Getting an MBA during an economic downturn? Here’s why it’s not a bad idea

SOURCE: Dr Christine Menges
Dr Christine Menges is a career development and mentoring expert.

By Yasmin Ahmad Kamil 

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An economic downturn may leave many quaking in their boots about the stability of their jobs and the ramifications resulting from COVID-19. Would now be an opportune time for professionals to pursue an MBA?

If you’re eager to develop a broad overview of management skills that would help you to take on higher management positions, advance your career and future-proof yourself, building your skillset should not take a backseat.

Luck is what happens when preparation meets opportunity

In preparation for a post-COVID-19 world, you may want to consider using this period to grow your knowledge, skillset and network for opportunities that will crop up once the economy recovers.

Speaking via a Zoom interview from Germany, Dr Christine Menges, MBA Careers Center director at the WHU – Otto Beisheim School of Management, told U2B that it’s essential for professionals to ensure their skills are up-to-date to enhance their employability.

“If you want to do an MBA and advance your career, it’s a good time to do it now because once the crisis is over, companies will be looking for talent that are most usable to them,” she explained.

It may sound counterintuitive to pursue an MBA during a global health crisis – especially at a time when many companies may not be hiring – but the last global recession has shown that some resilient companies have continued to hire despite less than favourable market conditions.

In a similar vein, it may benefit professionals to do the counterintuitive thing to help them be at the forefront once the crisis is over.


Choosing the right MBA programme 

MBAs at European universities typically run for a year compared to two years in the US.

According to reports, the average tuition for a two-year full-time MBA programme in the US is over US$60,000, but you can expect to shell out over US$100,000 at a top business school in the country. 

In Europe, London Business School’s MBA programme is £87,900 for its 15 to 21-month long course, while the IE International MBA tuition at IE Business School is €72,200 for the 2020-2021 academic year.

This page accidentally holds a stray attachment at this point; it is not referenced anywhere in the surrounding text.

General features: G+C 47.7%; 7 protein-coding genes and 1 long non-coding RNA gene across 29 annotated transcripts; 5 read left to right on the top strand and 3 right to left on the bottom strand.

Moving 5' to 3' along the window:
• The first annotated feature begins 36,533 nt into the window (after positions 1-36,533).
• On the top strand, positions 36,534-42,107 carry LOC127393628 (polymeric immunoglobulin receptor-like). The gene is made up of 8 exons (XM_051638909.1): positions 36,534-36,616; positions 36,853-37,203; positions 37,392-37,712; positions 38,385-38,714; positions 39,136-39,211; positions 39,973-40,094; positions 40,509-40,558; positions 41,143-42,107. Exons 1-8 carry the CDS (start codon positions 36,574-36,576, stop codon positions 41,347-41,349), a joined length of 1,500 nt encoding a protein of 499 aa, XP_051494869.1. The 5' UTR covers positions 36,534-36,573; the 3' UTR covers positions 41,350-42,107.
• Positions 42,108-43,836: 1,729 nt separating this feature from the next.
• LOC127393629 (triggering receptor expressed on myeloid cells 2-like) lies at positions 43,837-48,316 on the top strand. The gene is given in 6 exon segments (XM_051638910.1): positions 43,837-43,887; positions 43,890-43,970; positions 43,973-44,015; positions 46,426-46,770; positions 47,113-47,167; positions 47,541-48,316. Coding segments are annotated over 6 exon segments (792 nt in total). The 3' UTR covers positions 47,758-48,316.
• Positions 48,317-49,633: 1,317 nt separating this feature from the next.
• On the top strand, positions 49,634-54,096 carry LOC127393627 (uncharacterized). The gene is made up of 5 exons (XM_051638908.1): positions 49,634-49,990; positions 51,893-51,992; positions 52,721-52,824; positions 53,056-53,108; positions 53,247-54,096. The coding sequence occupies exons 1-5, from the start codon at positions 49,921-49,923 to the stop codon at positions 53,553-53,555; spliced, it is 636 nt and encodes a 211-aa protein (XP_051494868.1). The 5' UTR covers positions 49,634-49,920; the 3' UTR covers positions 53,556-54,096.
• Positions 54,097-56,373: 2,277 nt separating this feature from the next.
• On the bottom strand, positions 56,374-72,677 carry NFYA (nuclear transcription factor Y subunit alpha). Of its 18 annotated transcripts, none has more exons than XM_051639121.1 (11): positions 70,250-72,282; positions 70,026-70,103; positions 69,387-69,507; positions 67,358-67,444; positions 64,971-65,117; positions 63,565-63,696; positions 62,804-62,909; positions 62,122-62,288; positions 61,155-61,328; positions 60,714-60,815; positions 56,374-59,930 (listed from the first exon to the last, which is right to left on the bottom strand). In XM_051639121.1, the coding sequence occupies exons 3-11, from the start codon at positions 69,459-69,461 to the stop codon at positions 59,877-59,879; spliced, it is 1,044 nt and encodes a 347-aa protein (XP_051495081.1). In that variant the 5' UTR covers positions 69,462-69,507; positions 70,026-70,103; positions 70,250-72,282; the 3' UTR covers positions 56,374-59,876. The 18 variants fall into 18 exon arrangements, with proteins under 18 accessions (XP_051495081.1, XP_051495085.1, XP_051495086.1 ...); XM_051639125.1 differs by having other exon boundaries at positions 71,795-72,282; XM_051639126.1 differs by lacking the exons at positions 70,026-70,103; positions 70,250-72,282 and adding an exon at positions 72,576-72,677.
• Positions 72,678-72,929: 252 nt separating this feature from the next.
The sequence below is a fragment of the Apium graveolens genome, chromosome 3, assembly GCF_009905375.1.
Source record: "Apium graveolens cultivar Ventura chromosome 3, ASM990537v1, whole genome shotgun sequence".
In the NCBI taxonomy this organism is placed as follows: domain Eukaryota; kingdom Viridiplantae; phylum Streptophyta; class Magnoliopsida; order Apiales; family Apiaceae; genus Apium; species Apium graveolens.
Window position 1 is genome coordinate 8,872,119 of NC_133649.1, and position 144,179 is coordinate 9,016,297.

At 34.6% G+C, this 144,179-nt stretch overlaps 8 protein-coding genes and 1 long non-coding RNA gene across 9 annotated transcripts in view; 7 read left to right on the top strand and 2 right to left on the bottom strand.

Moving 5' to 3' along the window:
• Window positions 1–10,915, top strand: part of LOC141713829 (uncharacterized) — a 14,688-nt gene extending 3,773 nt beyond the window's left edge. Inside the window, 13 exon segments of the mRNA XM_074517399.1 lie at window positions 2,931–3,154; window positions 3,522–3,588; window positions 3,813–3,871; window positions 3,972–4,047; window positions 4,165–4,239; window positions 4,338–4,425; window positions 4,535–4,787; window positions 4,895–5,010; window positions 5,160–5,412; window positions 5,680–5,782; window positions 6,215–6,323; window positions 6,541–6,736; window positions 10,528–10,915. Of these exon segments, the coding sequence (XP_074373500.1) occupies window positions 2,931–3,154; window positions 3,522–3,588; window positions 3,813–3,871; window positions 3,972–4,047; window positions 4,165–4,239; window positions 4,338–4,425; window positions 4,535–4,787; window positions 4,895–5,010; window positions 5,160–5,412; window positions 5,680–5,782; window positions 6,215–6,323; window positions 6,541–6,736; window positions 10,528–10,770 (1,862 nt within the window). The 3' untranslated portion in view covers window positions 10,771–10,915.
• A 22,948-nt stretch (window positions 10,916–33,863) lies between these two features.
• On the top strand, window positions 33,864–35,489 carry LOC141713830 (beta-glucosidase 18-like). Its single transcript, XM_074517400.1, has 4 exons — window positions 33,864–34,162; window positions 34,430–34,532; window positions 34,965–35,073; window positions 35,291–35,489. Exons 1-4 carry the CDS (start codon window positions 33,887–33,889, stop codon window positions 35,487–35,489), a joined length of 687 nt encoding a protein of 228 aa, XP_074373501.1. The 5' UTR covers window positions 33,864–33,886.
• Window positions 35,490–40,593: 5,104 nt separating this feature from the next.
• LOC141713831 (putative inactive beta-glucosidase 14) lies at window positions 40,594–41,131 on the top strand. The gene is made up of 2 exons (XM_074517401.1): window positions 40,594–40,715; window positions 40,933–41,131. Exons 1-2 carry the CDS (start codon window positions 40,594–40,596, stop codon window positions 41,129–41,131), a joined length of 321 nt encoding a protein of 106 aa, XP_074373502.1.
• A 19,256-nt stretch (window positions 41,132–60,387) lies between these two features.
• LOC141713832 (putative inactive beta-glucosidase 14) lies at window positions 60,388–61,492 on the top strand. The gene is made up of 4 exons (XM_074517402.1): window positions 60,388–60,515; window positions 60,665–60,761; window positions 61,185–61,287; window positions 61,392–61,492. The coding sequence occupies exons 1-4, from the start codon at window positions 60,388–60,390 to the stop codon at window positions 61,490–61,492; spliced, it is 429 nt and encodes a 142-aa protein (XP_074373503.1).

Either way, MBAs can be expensive on either continent, while taking time off from work to go back to school also translates to a loss of income.

In such instances, a mini MBA – or a highly concentrated version of an MBA that takes significantly less time to complete – can seem alluring for professionals who feel tied for time and money.

While these are valid concerns, Dr Menges’ advice to prospective MBA students, however, is to pick a programme that gives you the best value for money. 


Traditional MBA programmes provide students with a deep dive into the subjects of the course, ensuring they develop the knowledge and skills of general management, in addition to serving as a platform for students to connect with their peers and build their network over the duration of their course.

So while you might spend more with a traditional MBA programme, the benefits may outweigh the upfront costs, she said.

Another common question on the minds of many MBA aspirants is if they should pursue a general or specialised MBA. 

A general MBA, however, might be a better option as companies in the future are looking for a “T-shaped” person. 

The vertical bar on the letter T means that they have expertise in a specific function while the horizontal bar represents being able to work and understand the different perspectives of experts from other areas, such as HR or operations. Students who are pursuing an MBA typically already have one speciality, be it in sales, marketing, finance or the like.

“To be flexible and add value to your employer, you need to be able to go from not only focusing on one area, but to also be able to work in different areas,” she explained, adding that general management expertise will give you insights across a range of areas that will be beneficial in the future.

Potential industries MBA graduates should look out for

The tech industry is becoming a major recruiter of MBA graduates. Source: ANGELA WEISS/AFP

Traditional hires of MBA graduates include consulting and investment banking sectors, but the tide has been turning across business schools around the world, with the tech industry quickly becoming a major recruiter.

Companies like Amazon are big recruiters of WHU Otto Beisheim School of Management’s MBA graduates, and as such, Dr Menges said many of their graduates are moving into the tech and startup scene. 

Based on current trends, Dr Menges believes this will continue into the future.

A World Economic Forum report, Jobs of Tomorrow: Mapping Opportunity in the New Economy, highlighted seven emerging professional clusters, adding that the highest-growth jobs of tomorrow span across all clusters. The seven clusters include Data and AI, Engineering and Cloud Computing, People and Culture, Product Development, Sales, Marketing and Content, Care Economy and Green Economy.

Dr Menges said these are among the industries MBA graduates should watch out for in the future, adding that there will be more jobs appearing then disappearing due to new developments.